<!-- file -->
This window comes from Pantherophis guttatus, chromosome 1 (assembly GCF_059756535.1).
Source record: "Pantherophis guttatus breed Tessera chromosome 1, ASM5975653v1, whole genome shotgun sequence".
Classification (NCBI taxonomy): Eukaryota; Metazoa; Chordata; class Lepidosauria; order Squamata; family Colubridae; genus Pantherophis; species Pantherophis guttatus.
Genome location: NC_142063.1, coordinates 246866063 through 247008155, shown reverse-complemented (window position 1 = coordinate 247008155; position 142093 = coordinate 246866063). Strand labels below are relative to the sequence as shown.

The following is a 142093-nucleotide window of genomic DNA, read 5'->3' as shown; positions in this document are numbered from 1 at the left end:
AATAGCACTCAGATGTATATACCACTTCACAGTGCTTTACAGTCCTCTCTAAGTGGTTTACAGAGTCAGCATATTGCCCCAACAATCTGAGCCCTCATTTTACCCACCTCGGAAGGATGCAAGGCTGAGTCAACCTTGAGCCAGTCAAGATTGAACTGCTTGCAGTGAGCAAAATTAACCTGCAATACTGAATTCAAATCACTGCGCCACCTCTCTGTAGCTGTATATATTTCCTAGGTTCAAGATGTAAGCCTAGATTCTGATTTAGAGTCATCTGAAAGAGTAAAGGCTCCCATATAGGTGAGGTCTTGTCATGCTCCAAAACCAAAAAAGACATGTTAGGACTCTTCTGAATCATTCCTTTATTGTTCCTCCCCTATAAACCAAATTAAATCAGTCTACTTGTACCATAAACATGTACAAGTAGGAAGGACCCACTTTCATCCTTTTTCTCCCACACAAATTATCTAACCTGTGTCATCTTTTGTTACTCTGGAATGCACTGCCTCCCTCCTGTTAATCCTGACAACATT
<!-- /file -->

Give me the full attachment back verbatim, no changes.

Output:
This window comes from Pantherophis guttatus, chromosome 1 (assembly GCF_059756535.1).
Source record: "Pantherophis guttatus breed Tessera chromosome 1, ASM5975653v1, whole genome shotgun sequence".
Classification (NCBI taxonomy): Eukaryota; Metazoa; Chordata; class Lepidosauria; order Squamata; family Colubridae; genus Pantherophis; species Pantherophis guttatus.
Genome location: NC_142063.1, coordinates 246866063 through 247008155, shown reverse-complemented (window position 1 = coordinate 247008155; position 142093 = coordinate 246866063). Strand labels below are relative to the sequence as shown.

The following is a 142093-nucleotide window of genomic DNA, read 5'->3' as shown; positions in this document are numbered from 1 at the left end:
AATAGCACTCAGATGTATATACCACTTCACAGTGCTTTACAGTCCTCTCTAAGTGGTTTACAGAGTCAGCATATTGCCCCAACAATCTGAGCCCTCATTTTACCCACCTCGGAAGGATGCAAGGCTGAGTCAACCTTGAGCCAGTCAAGATTGAACTGCTTGCAGTGAGCAAAATTAACCTGCAATACTGAATTCAAATCACTGCGCCACCTCTCTGTAGCTGTATATATTTCCTAGGTTCAAGATGTAAGCCTAGATTCTGATTTAGAGTCATCTGAAAGAGTAAAGGCTCCCATATAGGTGAGGTCTTGTCATGCTCCAAAACCAAAAAAGACATGTTAGGACTCTTCTGAATCATTCCTTTATTGTTCCTCCCCTATAAACCAAATTAAATCAGTCTACTTGTACCATAAACATGTACAAGTAGGAAGGACCCACTTTCATCCTTTTTCTCCCACACAAATTATCTAACCTGTGTCATCTTTTGTTACTCTGGAATGCACTGCCTCCCTCCTGTTAATCCTGACAACATT